As an Interior Designer who has sold and designed cabinetry for most of their career, I have a lot of tips and tricks when it comes to designing and selecting the cabinetry for your space. There are several different types of cabinetry, and while inset is only one type, it is one of the most intricate and complicated types of cabinetry to design.
I want to give you the insider perspective to help you through your project, whether you have a designer or are figuring everything out yourself!
The Bottom Line Up Front
Inset cabinets are a specialty when it comes to the cabinet world. If you are looking for a custom cabinet, inset cabinets are for you!
When you use an inset cabinet, it is not a quick turnaround type of project. Every inset cabinet line I know of is a special-order product made-to-order for each client. If you want inset cabinets, this is for your forever space, and you want to make a statement!
Inset cabinets are harder to build and manufacture and, in turn, harder to install and design with, so you want to be picky when selecting your cabinet manufacturer. Here are a few things I look for when deciding on a cabinet company.
The biggest thing I look for in an inset cabinet line is how customizable the cabinet line is. There are several particular things about how inset cabinets are made that should impact your design choices (I will get into that more in the design ideas). So if the cabinet line is limited in customizations, I will not get the result I want when designing.
The gaps between the doors/drawers and the face frame of the cabinet are small, so this becomes a concern regarding warping. In addition, wood expands and contracts, making the doors/drawers difficult (or impossible) to open, depending on the damage done.
All inset cabinet lines have warranties, specifications, and recommendations for how the cabinets (and the wood itself) will wear. Unlike what you might have heard, it is okay to use inset cabinets in a high-humidity climate. You have to ensure the cabinets are made with quality materials that come with warranties.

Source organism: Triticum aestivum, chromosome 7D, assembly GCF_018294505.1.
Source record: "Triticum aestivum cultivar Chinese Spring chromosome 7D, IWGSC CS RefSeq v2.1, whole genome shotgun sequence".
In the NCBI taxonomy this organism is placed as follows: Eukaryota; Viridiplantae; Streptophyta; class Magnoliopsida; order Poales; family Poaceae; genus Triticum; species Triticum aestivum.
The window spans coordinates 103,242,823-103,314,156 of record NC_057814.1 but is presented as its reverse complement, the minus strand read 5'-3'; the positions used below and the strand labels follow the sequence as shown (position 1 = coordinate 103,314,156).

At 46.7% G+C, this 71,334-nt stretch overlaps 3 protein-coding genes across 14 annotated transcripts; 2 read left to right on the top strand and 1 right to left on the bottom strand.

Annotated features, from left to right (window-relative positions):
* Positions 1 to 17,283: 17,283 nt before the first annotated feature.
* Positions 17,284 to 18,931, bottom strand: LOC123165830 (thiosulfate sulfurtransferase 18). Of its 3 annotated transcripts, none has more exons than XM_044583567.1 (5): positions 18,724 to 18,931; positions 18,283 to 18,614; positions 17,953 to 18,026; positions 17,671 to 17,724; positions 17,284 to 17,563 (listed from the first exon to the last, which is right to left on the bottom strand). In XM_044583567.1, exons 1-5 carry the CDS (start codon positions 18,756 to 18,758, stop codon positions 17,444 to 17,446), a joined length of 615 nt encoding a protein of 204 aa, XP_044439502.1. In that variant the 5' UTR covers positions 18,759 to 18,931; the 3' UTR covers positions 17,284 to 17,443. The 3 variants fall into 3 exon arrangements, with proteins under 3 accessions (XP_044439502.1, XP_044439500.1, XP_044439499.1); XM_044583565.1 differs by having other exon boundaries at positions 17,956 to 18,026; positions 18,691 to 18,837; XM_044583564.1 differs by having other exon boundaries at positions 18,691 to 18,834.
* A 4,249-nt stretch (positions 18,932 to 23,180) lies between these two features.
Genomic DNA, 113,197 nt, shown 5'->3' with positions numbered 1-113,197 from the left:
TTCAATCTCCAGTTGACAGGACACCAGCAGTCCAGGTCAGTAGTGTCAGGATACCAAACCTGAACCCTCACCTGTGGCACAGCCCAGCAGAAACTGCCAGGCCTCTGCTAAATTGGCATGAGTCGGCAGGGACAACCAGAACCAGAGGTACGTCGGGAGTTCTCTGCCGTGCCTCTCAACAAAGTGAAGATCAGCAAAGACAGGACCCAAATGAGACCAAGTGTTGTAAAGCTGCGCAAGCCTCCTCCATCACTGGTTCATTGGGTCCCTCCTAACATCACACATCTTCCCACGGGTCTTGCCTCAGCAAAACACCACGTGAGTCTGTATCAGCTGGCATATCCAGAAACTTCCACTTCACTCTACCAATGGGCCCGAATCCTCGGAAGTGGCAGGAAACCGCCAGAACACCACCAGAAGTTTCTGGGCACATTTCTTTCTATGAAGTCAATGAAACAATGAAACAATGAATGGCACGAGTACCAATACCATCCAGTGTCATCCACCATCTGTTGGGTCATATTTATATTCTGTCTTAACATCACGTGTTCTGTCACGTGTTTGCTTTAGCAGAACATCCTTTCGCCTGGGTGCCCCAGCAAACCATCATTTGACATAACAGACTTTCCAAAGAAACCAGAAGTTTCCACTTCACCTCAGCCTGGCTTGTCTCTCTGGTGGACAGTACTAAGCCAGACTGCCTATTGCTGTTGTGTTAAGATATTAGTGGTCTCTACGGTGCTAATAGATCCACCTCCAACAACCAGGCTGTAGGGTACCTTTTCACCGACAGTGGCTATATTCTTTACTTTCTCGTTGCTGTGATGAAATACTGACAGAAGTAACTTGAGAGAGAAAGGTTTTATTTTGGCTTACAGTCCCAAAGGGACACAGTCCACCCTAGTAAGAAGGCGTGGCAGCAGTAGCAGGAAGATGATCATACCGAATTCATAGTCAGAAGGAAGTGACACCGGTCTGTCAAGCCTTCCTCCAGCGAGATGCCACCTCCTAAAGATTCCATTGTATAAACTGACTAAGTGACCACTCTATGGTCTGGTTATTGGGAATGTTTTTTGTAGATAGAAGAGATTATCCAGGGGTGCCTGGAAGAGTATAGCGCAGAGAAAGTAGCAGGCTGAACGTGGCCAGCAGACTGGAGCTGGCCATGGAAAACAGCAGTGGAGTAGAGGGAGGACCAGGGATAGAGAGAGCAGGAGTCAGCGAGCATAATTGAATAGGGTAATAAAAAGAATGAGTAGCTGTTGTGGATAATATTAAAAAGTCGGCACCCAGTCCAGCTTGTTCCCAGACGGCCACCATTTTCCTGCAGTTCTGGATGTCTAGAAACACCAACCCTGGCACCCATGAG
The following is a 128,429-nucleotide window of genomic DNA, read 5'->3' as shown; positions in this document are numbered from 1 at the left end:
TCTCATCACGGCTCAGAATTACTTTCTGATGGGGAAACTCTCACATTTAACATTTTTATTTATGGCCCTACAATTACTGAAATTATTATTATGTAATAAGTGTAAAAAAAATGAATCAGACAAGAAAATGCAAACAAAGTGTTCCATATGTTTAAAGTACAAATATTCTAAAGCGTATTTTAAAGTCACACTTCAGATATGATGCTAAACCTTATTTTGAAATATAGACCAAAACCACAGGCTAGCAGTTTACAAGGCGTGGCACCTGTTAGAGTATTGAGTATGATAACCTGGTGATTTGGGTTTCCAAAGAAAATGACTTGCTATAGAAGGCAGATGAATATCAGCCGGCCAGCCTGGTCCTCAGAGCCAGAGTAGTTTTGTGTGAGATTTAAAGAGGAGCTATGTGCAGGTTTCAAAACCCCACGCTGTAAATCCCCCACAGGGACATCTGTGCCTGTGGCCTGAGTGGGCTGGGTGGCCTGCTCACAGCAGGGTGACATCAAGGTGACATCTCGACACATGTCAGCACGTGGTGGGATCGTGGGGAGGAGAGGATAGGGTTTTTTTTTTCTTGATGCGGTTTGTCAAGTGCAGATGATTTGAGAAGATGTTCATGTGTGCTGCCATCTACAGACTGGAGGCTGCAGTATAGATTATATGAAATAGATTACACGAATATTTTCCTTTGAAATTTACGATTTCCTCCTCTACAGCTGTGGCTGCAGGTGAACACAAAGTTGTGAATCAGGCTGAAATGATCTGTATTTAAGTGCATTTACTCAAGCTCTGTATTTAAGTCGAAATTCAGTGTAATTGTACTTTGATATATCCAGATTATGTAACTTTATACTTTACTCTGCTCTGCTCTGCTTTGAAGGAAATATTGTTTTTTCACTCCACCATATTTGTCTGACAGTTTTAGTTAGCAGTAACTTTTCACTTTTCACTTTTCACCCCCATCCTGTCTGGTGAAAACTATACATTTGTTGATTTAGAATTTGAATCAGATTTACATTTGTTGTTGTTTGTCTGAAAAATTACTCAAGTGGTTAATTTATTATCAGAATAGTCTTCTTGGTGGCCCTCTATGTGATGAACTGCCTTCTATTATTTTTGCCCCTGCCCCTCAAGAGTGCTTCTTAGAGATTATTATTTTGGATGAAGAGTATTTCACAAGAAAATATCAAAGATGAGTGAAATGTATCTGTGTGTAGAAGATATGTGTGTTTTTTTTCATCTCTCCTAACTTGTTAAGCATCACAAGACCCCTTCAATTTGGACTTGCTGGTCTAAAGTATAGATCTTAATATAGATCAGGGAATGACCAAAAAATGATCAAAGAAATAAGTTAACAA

The shaker door style in an inset cabinet is characterized by the typically square profile of the door design, along with a flat center panel of the door and drawer.
A traditional shaker door style is a simple square and flat edge. However, a sub-classification of shaker doors also has beveled edges, two-tier shaker edges, beaded edges, etc. The main thing to know about shaker-style doors is the center panel of the door is flat and recessed.
Shaker inset doors can work in a farmhouse setting, mid-century modern, eclectic, or even rustic. You use this door style when you want simple, clean lines and not too much ornamentation. It leaves room in other areas of the space for extra decoration.
In contrast to the shaker inset door, the raised panel’s main characteristic is the center panel of the door (and often the drawer) is protruding (or raised).
I use raised panel inset doors for traditional and ornate spaces. There are many profiles available for raised panel doors that look very intricate. These doors often look busy, as you see in this vanity, so if you choose a raised panel, you want this to be a focal part of the design.
You will also want to finish the cabinets with ornate trim to match the luxurious feel of the raised panel. Nothing about this door style is simple or plain! So I always like to accentuate these qualities.
Beadboard inset cabinets are very similar in construction and design to shaker doors, except the flat center panel of the cabinet has the beadboard design. This is a seemingly simple design choice, but it adds so much! These work great in farmhouse style or a country cottage space.
In this kitchen, you can see how the beadboard really shines in the navy blue paint! Adding a classic color to these already statement doors makes this space pop!
Another option for the shaker inset doors is a reeded treatment. Instead of the flat center panel of the door, there is a vertical rigid wood design. Up close, it almost looks corrugated, but this is nothing like a piece of cardboard! Reeded doors are a tasteful and high-end finish you want to use in any glam-chic space.
A common practice I often use when designing a product like this is to let the textures shine on their own. Use neutral colors (either paint or stain) for the cabinet and pair another textured surface up next to it, like wallpaper or tile. Sometimes it is not about the colors but the textures!